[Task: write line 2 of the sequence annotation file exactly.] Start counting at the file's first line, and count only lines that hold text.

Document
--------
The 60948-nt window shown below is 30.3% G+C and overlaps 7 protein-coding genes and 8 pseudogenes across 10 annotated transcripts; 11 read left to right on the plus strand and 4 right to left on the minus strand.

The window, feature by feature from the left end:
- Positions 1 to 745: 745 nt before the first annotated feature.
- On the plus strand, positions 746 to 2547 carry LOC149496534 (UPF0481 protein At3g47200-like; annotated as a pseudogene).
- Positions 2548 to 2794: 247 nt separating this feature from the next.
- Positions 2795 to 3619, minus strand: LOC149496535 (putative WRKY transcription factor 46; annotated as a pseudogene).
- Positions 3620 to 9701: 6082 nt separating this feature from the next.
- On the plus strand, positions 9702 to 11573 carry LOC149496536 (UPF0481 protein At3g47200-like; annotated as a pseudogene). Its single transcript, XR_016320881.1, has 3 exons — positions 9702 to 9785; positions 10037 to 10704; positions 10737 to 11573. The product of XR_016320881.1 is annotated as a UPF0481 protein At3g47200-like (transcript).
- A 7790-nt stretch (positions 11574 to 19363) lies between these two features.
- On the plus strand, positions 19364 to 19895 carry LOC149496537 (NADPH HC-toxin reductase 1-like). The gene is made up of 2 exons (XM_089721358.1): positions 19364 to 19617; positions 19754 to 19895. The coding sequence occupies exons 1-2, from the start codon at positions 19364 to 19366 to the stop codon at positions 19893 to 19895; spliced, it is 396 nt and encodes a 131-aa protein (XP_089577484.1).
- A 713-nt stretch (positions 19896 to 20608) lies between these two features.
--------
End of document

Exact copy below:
The window, feature by feature from the left end: